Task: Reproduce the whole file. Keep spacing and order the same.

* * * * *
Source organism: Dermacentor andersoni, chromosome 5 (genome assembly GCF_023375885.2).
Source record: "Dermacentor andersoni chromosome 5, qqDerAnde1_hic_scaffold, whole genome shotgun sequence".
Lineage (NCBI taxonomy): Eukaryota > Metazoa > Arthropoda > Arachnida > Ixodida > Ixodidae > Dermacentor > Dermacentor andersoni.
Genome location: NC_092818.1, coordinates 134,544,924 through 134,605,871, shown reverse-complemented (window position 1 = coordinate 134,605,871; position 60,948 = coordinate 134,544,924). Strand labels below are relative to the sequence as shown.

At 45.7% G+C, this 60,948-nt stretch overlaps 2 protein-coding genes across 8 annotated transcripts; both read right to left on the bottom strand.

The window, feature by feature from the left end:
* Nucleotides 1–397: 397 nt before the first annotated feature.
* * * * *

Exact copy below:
Source organism: Dermacentor andersoni, chromosome 5 (genome assembly GCF_023375885.2).
Source record: "Dermacentor andersoni chromosome 5, qqDerAnde1_hic_scaffold, whole genome shotgun sequence".
Lineage (NCBI taxonomy): Eukaryota > Metazoa > Arthropoda > Arachnida > Ixodida > Ixodidae > Dermacentor > Dermacentor andersoni.
Genome location: NC_092818.1, coordinates 134,544,924 through 134,605,871, shown reverse-complemented (window position 1 = coordinate 134,605,871; position 60,948 = coordinate 134,544,924). Strand labels below are relative to the sequence as shown.

At 45.7% G+C, this 60,948-nt stretch overlaps 2 protein-coding genes across 8 annotated transcripts; both read right to left on the bottom strand.

The window, feature by feature from the left end:
* Nucleotides 1–397: 397 nt before the first annotated feature.